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Tokyo firebombing and unfinished U.S. business

by Jeff Kingston

Last week in this column, I suggested that Caroline Kennedy, the American ambassador to Japan, would be well advised to get the ball rolling on U.S. apologies for past misdeeds.

The anniversary of the Tokyo firebombing provides an opportunity to do so.

On the night of March 9-10, 1945, U.S. warplanes dropped incendiary bombs on eastern Tokyo, incinerating an estimated 100,000 civilians, injuring a million more and leaving a million homeless.

Leaving aside Hiroshima and Nagasaki, it is the single most deadly bombing raid in history — far surpassing the Dresden or Hamburg firestorms in the nightmarish annals of urban infernos, leaving behind a 41-sq.-km swath of smoldering ruins and grimly panoramic vistas where vibrant communities had been suddenly obliterated.

The commander of the firebombing campaign that systematically razed 67 Japanese cities was U.S. Air Force Gen. Curtis LeMay. He promoted the switch from conventional bombs to incendiaries and timed the Tokyo raid to coincide with windy weather, knowing the fires would spread more rapidly in the kindling of Tokyo’s wooden housing.

Firefighting capacity was so limited that authorities urged residents to dig their own air-raid shelters, with most being little more than foxholes covered by tatami mats soaked in water. Essentially, they were asking people to dig their own graves.

The firebombing was not solely a matter of damaging Japan’s factories and infrastructure.

This aerial terror was also vengeance, payback for Pearl Harbor and mistreatment of prisoners of war, and was intended to inflict maximum suffering on the populace. The line between military and civilian targets had been crossed well before this by both sides, but never on such a monstrous scale.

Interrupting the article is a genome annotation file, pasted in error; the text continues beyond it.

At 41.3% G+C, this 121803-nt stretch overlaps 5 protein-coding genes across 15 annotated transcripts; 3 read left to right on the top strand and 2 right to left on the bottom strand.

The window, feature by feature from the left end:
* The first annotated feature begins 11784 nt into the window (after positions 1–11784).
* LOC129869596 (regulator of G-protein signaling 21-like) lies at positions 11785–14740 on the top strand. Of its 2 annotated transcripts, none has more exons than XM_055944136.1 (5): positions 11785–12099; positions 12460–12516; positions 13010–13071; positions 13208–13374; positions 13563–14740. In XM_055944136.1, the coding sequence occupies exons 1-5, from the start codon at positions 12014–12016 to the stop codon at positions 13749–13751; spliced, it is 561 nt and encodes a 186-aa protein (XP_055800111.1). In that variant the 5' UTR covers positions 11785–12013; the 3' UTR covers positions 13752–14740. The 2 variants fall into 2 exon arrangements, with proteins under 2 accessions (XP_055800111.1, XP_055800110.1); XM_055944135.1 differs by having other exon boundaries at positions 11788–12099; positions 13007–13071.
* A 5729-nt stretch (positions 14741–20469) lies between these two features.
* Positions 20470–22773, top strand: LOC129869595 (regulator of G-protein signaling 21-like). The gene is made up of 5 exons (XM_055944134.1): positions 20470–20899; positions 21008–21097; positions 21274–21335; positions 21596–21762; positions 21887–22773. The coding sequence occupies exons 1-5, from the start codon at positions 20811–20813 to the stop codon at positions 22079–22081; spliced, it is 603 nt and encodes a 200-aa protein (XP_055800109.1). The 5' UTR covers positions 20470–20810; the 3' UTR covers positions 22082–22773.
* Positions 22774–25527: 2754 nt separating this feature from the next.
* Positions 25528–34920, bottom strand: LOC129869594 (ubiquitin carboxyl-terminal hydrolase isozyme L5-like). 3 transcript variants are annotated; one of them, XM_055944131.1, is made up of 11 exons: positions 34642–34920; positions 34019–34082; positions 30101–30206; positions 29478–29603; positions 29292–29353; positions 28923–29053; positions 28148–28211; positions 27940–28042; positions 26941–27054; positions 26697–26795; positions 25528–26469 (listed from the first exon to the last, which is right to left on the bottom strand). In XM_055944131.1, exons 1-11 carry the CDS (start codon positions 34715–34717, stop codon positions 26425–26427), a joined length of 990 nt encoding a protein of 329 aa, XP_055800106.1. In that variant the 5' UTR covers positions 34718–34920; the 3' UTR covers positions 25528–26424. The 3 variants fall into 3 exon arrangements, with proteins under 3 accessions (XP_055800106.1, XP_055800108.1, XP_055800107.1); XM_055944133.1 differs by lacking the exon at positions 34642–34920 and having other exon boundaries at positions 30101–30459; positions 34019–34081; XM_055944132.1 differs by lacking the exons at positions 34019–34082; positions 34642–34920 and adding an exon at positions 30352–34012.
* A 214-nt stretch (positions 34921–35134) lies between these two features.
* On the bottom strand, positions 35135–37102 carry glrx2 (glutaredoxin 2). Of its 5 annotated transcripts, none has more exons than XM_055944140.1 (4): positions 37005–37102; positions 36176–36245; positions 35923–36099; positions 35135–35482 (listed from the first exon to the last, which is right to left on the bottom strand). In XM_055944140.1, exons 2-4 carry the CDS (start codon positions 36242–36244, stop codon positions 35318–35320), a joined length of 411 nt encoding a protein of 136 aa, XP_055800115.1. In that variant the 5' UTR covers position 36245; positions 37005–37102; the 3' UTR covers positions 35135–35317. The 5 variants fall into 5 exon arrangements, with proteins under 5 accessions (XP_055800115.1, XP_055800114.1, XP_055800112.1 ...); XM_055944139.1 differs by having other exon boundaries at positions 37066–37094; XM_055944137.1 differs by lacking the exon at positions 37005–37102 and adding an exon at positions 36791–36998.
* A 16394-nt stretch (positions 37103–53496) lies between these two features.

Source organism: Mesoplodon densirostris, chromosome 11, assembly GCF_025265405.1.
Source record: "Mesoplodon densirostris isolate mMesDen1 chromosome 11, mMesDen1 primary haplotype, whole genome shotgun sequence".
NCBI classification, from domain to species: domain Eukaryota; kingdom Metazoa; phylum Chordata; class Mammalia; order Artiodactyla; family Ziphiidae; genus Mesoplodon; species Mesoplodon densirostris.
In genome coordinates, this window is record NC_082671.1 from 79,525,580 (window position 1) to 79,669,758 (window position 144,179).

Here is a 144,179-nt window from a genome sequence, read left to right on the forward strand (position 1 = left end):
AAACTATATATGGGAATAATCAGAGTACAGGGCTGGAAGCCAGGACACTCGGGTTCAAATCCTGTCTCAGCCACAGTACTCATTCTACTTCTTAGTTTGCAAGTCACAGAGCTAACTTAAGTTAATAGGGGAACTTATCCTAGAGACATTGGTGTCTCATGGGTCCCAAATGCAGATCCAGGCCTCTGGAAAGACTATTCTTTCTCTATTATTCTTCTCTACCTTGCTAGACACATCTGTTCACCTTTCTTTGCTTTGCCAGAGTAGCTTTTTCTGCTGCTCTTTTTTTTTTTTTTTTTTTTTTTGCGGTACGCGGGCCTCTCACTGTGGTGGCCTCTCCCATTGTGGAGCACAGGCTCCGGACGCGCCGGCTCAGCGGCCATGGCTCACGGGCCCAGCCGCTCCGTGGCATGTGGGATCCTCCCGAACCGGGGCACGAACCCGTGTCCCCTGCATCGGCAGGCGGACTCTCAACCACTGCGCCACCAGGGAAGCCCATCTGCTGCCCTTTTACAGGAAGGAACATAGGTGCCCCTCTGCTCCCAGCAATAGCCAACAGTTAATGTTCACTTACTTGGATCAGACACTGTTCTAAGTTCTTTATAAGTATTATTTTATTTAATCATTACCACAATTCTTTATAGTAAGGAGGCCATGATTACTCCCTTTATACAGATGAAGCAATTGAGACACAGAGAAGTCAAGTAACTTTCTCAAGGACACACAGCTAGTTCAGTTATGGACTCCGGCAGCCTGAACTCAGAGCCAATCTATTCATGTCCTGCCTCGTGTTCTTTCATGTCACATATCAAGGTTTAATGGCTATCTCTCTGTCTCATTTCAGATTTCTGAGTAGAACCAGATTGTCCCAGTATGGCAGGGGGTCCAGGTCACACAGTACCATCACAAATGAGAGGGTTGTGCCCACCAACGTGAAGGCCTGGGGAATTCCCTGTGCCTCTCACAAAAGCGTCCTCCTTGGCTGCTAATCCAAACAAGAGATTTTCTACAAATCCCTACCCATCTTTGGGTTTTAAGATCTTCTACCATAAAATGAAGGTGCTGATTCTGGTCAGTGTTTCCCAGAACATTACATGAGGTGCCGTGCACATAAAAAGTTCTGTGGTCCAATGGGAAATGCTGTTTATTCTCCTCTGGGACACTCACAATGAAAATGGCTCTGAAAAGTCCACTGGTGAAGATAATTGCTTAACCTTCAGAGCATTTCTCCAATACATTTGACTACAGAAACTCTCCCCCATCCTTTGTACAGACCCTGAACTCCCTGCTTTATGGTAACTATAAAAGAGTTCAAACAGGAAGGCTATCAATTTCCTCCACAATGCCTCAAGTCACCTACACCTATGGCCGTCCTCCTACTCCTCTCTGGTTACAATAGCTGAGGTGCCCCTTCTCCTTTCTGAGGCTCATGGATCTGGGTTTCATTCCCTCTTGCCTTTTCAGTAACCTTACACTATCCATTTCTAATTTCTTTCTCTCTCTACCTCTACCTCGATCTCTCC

This “terror bombing” brought the war no closer to an end, though it did reduce war-related output and force the government to relocate production facilities to remote areas.

However, Japan’s military leaders were undaunted as they persisted in waging a war they knew they could not win. They were prepared to fight to the last dead Japanese civilian and were gambling on a great final battle in the hope that inflicting heavy casualties on invading American troops would improve the terms of surrender.

The Allies’ insistence on unconditional surrender raised worries about what would befall Emperor Hirohito, and military leaders were also mindful that they risked being held accountable for the horrors they inflicted throughout Asia unless they could secure a negotiated peace.

Prolonging the war meant there was a price to be paid and, as in most modern conflicts, civilians paid the highest price. The firebombing campaign left some 5 million people homeless throughout Japan, killing perhaps 500,000 civilians and wounding another 400,000 — excluding the Hiroshima and Nagasaki victims. LeMay also oversaw Operation Starvation, a strategy to mine Japan’s coastal waters and ports from the air, so disrupting shipping and the distribution of food. This supplemented a very effective submarine blockade.

Why are so few Americans aware of this grisly chapter of what U.S. historian John Dower has characterized as a race war waged without mercy?

Perhaps it’s because Allied war crimes were buried by the comforting narrative of the Good War (World War II) fought by the Greatest Generation that persisted long after it was discredited.

And which country, aside from Germany, has taken on board the full measure of its darkest chapters? Here, Japan and the U.S. share some common ground.

The ashes of more than 100,000 air-raid victims are interred at Yokoamicho Park in Sumida Ward, where there is a modest memorial. And in Koto Ward, documents and oral histories have been assembled at a private library/museum — but there is no publicly funded Tokyo Firebombing Museum or state memorial commensurate with the scale of this ghastly event.

In 1990, the Tokyo Metropolitan Government set up a committee to prepare plans for a memorial, but in his recent book “Tokyo Vernacular,” Jordan Sand, a professor at Georgetown University, states that “this was ultimately derailed by politicians on the right and the national bureaucracy.”

According to Sand, the firebombing of Tokyo has been swept under the national tatami mat because many in Japan held the Emperor responsible.

Yet bizarrely enough, on Dec. 7, 1964 — the 23rd anniversary of Pearl Harbor — Emperor Showa awarded LeMay a highly prestigious Order of the Rising Sun, First Class — this, for a man who acknowledged that if the United States had been on the losing side, he would have been tried for war crimes.